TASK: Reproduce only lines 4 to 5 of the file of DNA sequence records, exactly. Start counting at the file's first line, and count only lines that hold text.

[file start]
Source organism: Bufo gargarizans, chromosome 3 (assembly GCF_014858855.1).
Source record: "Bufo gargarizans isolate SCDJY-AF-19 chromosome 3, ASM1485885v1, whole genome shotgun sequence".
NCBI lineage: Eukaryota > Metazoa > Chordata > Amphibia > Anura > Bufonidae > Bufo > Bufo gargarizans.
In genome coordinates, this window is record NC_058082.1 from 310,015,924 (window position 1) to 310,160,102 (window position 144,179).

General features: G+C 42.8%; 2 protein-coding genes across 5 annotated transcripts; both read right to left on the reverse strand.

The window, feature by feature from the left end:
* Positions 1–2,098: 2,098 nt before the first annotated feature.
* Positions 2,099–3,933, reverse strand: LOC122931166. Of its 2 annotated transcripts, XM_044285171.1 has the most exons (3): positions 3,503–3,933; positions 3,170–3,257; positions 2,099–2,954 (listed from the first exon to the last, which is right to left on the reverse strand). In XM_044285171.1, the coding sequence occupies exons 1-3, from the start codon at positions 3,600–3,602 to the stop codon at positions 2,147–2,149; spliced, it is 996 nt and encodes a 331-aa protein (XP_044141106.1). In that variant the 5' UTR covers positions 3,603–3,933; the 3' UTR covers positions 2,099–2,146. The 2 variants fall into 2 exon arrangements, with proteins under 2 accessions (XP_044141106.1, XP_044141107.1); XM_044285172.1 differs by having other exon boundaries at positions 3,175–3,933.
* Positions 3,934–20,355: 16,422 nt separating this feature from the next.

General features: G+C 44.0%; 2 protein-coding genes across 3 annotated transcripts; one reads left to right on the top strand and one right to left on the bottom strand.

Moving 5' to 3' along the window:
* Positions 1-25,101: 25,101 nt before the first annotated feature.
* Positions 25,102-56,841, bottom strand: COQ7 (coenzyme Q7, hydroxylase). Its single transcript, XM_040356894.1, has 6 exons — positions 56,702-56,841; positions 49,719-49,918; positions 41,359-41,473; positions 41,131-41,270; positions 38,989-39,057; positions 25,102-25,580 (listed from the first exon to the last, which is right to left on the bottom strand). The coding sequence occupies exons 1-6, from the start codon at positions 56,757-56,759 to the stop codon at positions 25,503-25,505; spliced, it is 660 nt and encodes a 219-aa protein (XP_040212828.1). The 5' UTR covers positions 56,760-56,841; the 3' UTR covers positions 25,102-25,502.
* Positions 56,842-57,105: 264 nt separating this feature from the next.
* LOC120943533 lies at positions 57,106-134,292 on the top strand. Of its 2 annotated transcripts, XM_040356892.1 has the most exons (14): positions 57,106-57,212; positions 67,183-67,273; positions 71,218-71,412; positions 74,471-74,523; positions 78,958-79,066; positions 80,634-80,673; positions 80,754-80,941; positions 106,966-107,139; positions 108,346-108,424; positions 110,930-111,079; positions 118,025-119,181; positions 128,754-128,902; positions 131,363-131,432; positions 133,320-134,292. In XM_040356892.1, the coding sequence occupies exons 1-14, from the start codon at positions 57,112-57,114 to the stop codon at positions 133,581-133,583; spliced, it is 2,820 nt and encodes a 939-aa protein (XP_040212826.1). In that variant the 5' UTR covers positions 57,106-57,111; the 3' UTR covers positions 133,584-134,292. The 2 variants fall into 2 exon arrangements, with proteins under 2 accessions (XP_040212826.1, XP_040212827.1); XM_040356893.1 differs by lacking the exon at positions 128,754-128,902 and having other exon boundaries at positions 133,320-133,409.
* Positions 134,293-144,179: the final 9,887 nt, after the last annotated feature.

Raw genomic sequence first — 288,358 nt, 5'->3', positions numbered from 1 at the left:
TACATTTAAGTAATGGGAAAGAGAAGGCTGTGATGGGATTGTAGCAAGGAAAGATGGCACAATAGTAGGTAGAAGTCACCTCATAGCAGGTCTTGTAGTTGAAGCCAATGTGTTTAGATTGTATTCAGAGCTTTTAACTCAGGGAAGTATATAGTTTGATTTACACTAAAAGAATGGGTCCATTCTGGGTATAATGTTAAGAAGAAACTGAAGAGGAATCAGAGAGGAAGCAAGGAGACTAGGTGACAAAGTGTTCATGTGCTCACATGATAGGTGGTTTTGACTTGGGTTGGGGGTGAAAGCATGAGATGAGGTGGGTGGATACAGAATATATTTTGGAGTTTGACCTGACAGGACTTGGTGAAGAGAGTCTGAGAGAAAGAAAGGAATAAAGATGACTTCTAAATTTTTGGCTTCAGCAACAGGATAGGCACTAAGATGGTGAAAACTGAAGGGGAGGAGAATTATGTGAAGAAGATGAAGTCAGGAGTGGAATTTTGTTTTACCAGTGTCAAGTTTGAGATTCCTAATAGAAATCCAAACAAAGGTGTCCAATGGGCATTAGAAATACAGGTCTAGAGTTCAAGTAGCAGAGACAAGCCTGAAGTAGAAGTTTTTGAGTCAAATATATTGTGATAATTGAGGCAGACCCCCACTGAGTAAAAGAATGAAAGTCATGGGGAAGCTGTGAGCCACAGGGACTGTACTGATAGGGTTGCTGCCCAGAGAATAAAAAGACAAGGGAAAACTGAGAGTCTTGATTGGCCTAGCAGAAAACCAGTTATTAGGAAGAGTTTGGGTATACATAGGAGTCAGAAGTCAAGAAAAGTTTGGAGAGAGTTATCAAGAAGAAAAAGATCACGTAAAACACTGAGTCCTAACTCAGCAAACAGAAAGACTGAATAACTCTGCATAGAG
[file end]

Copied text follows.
In genome coordinates, this window is record NC_058082.1 from 310,015,924 (window position 1) to 310,160,102 (window position 144,179).

General features: G+C 42.8%; 2 protein-coding genes across 5 annotated transcripts; both read right to left on the reverse strand.